Synaptic Shotgun: Wrapping Up the Washington Redskins vs. Dallas Cowboys
Begging your indulgence, here are a few final thoughts on the Dallas opener before officially turning the page in order to focus, with proper deference and solemnity, on the mighty Houston Texans juggernaut set to invade FedEx Field on Sunday bent on putting the upstart Redskins and their delusional fans in their place.
Oh yeah. We've been listening.
● About the dropped balls. It's a different game if Mike Sellers can jog and catch at the same time, if Anthony Armstrong can hang on to the sweetest second down fade you'll ever see, maybe even if Santana Moss can catch a simple ball that hits him in both hands to convert near midfield on the penultimate drive.
It's a finished game if Carlos Rogers could catch a cold (warning: watch at your own risk).
If the teflon hands thing happens again, it's not my fault. I shot a $250 gift certificate from Dick's Sporting Goods to Redskins Park Monday morning. They have these.
● If the Redskins never throw another pass to Mike Sellers, it will be too soon. You don't invite Conan to tea and crumpets.
● I won't lie...I don't think I would have pulled the trigger on the 49-yard field goal attempt from the Dallas 31 with two minutes left in a three-point game. No way I could risk giving Tony Romo and Miles Austin the ball at their own 39, where just 30 yards gives them a good shot at the tying field goal. I would have punted, hoping to pin them back inside the 20, and asked my defense for one last stop.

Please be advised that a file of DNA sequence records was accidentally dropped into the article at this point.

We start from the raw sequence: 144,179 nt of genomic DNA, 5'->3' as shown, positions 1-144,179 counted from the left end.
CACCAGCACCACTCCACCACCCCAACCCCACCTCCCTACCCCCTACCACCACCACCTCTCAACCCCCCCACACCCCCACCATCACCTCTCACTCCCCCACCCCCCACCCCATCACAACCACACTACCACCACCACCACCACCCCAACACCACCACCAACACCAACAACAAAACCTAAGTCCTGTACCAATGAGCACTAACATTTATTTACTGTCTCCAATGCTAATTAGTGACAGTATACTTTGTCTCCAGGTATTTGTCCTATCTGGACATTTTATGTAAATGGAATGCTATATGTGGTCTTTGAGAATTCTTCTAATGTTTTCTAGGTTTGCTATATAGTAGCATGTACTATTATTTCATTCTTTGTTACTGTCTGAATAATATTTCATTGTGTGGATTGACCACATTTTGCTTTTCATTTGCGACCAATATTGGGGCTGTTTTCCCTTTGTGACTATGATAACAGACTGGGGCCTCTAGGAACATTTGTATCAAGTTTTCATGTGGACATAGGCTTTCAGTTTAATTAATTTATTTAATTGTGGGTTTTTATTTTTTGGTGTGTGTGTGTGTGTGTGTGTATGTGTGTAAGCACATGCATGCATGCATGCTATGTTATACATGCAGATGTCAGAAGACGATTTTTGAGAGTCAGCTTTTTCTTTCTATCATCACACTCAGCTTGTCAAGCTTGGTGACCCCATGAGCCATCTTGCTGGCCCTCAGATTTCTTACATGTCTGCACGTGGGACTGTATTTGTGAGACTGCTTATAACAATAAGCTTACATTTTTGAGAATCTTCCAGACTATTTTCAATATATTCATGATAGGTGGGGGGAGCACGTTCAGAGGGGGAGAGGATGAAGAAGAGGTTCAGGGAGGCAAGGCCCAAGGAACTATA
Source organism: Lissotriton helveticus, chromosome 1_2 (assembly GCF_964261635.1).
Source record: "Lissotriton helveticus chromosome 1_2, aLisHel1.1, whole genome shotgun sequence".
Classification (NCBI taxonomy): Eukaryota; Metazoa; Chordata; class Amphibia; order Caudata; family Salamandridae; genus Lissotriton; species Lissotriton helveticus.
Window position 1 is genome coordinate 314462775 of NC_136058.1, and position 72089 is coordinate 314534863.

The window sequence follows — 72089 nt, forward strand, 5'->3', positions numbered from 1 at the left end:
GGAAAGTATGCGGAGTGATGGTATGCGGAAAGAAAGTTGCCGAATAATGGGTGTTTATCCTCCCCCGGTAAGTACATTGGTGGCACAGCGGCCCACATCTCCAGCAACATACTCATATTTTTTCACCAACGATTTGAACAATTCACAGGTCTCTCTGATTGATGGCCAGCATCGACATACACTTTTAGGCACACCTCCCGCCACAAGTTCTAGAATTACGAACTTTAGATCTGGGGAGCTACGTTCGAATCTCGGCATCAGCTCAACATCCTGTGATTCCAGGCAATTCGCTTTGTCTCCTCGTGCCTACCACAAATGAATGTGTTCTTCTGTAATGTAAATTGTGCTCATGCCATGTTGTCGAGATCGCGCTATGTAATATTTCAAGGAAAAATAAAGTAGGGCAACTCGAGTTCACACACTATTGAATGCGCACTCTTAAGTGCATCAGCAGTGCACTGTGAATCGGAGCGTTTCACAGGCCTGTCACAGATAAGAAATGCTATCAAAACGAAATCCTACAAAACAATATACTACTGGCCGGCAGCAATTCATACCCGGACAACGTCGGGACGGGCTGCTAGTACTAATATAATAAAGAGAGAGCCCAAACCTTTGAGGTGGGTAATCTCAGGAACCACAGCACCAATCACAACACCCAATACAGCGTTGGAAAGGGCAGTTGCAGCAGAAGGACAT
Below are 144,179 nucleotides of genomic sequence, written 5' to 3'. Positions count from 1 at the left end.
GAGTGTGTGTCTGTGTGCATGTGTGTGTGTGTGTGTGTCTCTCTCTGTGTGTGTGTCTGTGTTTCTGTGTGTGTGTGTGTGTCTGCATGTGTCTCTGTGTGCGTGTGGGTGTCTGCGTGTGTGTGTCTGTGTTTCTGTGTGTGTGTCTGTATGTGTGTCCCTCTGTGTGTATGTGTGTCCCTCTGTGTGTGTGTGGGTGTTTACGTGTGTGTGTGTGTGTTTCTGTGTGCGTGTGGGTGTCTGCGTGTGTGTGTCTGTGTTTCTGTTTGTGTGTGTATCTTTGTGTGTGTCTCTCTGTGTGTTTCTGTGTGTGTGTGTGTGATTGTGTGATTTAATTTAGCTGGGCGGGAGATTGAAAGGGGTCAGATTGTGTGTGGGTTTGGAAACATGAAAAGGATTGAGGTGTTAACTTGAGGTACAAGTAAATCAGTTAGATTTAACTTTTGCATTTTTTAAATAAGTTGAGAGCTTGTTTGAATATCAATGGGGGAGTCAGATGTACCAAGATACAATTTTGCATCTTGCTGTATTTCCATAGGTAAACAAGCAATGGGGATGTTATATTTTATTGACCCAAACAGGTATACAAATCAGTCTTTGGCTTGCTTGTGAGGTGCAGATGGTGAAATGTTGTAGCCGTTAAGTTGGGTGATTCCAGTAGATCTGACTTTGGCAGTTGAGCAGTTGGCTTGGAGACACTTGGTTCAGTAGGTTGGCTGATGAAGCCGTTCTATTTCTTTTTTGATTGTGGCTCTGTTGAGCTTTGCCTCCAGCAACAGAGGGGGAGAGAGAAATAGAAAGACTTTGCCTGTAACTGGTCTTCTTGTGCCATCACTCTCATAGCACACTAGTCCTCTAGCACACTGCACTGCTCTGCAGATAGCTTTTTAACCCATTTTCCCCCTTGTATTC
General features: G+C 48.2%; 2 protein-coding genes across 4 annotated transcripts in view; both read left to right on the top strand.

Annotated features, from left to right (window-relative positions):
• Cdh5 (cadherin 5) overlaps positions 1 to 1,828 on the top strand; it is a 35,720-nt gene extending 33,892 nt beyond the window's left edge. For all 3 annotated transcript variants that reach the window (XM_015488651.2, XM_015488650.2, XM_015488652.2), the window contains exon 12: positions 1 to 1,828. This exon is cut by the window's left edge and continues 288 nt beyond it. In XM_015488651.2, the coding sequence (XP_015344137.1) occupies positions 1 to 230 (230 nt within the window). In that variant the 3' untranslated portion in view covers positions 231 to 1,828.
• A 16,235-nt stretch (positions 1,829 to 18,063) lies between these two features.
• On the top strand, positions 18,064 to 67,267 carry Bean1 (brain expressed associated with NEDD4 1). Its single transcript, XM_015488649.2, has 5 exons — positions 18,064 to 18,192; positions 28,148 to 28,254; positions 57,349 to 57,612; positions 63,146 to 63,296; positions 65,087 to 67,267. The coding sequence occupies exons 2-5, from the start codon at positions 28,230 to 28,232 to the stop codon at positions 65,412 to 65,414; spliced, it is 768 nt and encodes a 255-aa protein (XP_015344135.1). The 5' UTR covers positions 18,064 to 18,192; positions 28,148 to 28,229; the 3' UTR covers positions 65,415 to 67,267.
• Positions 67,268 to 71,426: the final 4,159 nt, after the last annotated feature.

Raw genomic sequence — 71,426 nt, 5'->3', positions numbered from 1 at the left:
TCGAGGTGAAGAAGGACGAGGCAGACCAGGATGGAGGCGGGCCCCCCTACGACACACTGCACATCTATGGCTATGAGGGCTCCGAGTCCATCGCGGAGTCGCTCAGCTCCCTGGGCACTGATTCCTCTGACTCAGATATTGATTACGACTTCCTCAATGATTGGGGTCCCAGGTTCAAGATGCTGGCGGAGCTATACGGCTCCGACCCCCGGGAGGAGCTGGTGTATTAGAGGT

A sincere nod of respect to Mike "Cojones de Acero" Shanahan.
● Another nod for Graham Gano. That was a big-time money kick. It's been a very long time since a kicker has earned the trust and confidence of Redskins fans. Yeah, it's too soon to unreservedly take that plunge at this point, but this wasn't a bad downpayment. Not bad at all.
● The Hold. I watched the final play of the game several times, anticipating the Cowboy fan perspective that the Barron holding penalty didn't affect the play. Happily, if for no other reason than my own peace of mind and sense of justice, that wasn't the case.
Tony Romo doesn't react and step up until after the moment Brian Orakpo would have "intersected" with him without the hold. If Alex Barron doesn't necktie Orakpo, Romo is either in Orakpo's grasp or sprinting another direction, and the play downfield shakes out differently. We have no way to know if Roy Williams is left alone in that scenario, or if Romo finds another white shirt at all, because it's a different play.
The penalty was absolutely the right call and the hold absolutely had a tangible effect on how the subsequent action (the TD pass) played out. My overdeveloped sense of honor is assuaged.
● Learning Curve. DeAngelo Hall, talking after the game about the Cowboys touchdown pass to Miles Austin, says the Redskins should have had a "bracket" on Austin. He knew exactly what had happened and why. What I took from his reaction was this: the call was correct, the players on the field simply didn't execute, they knew it and had already checked that mental box.